Friday, July 2, 2010

Listen to Andy Grove, now!!

Pointless debating when the obvious has been obvious for years, now its imperative we as the people and our government as our representative and also responsible for our well being listen to Andy Grove, as not listening to him is continuing committing suicide. We've been fed a myth and Mr. Grove refutes it, baring the truth, that outsourcing manufacturing is not a panacea that it's made out to be but a guillotine that we created and use daily to kill our jobs and standard of living. So listen to Andy Grove, and Make it in America and buy Made in America, and also question (the motives and loyalties of) those who advocate job exports in today's day and time.

"Clearly, the great Silicon Valley innovation machine hasn't been creating many jobs of late—unless you're counting Asia, where American tech companies have been adding jobs like mad for years.

As time passed, wages and health-care costs rose in the U.S. China opened up. American companies discovered that they could have their manufacturing and even their engineering done more cheaply overseas. When they did so, margins improved. Management was happy, and so were stockholders. Growth continued, even more profitably. But the job machine began sputtering.

That means for every Apple worker in the U.S. there are 10 people in China working on iMacs, iPods, and iPhones. The same roughly 10-to-1 relationship holds for Dell, disk-drive maker Seagate Technology (STX), and other U.S. tech companies.

But what kind of a society are we going to have if it consists of highly paid people doing high-value-added work—and masses of unemployed?

How could the U.S. have forgotten? I believe the answer has to do with a general undervaluing of manufacturing—the idea that as long as "knowledge work" stays in the U.S., it doesn't matter what happens to factory jobs. It's not just newspaper commentators who spread this idea. Consider this passage by Princeton University economist Alan S. Blinder: "The TV manufacturing industry really started here, and at one point employed many workers. But as TV sets became 'just a commodity,' their production moved offshore to locations with much lower wages. And nowadays the number of television sets manufactured in the U.S. is zero. A failure? No, a success."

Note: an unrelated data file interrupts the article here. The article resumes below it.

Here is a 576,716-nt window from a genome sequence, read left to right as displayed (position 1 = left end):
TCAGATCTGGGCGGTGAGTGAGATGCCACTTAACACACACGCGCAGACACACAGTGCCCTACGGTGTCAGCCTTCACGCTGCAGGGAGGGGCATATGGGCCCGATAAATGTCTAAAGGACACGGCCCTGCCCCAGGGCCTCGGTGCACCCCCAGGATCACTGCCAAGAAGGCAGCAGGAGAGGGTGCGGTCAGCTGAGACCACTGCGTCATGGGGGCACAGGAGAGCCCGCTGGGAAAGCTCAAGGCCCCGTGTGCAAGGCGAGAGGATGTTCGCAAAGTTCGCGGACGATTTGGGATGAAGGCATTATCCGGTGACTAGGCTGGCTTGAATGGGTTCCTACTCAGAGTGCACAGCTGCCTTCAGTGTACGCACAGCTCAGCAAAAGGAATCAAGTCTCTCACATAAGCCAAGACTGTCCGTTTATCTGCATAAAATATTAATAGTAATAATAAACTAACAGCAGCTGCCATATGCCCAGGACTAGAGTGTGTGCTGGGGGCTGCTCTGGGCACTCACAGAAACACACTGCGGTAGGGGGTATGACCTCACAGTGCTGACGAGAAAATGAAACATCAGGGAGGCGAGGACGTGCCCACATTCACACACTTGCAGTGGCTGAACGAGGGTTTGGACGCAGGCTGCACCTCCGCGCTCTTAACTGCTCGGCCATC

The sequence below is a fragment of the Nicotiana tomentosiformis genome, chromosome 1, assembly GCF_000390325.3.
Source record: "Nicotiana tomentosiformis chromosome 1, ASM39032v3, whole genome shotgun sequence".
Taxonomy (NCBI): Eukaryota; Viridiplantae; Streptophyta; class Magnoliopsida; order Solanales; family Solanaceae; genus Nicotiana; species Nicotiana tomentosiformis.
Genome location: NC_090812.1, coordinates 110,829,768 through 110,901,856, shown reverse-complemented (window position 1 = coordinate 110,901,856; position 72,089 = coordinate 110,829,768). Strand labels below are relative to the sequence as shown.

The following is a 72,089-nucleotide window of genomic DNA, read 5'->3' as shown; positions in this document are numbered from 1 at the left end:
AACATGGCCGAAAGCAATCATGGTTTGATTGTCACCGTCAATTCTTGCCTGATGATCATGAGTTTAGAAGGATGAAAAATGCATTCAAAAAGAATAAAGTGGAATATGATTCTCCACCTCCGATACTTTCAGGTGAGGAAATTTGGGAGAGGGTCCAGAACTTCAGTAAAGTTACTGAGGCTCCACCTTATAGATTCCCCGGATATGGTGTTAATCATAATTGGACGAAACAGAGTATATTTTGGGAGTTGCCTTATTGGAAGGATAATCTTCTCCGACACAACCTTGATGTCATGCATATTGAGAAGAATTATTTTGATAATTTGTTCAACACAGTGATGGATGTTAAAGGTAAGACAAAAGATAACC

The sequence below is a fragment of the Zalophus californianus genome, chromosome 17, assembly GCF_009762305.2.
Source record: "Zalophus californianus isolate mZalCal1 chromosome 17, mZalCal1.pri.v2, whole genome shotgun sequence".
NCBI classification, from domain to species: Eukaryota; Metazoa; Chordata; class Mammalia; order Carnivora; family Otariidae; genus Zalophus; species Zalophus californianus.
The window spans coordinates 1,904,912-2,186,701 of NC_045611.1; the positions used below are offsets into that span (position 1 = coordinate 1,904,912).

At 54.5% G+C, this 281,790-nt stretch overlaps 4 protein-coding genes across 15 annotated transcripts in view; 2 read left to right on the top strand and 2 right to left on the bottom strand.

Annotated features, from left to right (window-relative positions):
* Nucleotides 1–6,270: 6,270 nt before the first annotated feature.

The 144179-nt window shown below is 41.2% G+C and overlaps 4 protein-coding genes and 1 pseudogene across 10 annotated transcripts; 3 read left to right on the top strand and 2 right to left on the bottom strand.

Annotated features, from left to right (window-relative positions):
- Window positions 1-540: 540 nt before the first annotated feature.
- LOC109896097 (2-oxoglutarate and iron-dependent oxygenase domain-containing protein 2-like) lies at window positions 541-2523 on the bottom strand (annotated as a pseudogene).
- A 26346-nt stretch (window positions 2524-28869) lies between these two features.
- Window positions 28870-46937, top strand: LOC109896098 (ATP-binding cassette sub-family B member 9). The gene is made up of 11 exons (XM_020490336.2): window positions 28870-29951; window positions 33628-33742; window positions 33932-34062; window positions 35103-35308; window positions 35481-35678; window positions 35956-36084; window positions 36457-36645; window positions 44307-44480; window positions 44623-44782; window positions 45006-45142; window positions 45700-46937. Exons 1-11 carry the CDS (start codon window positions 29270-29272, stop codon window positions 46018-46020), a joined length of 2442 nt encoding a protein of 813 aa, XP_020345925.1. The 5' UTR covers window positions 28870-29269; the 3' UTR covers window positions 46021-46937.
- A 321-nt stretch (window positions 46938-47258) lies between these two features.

I disagree. Not only did we lose an untold number of jobs, we broke the chain of experience that is so important in technological evolution. As happened with batteries, abandoning today's "commodity" manufacturing can lock you out of tomorrow's emerging industry.

The rapid development of the Asian economies provides numerous illustrations. In a thorough study of the industrial development of East Asia, Robert Wade of the London School of Economics found that these economies turned in precedent-shattering economic performances over the '70s and '80s in large part because of the effective involvement of the government in targeting the growth of manufacturing industries.

Levy an extra tax on the product of offshored labor. (If the result is a trade war, treat it like other wars—fight to win.)"

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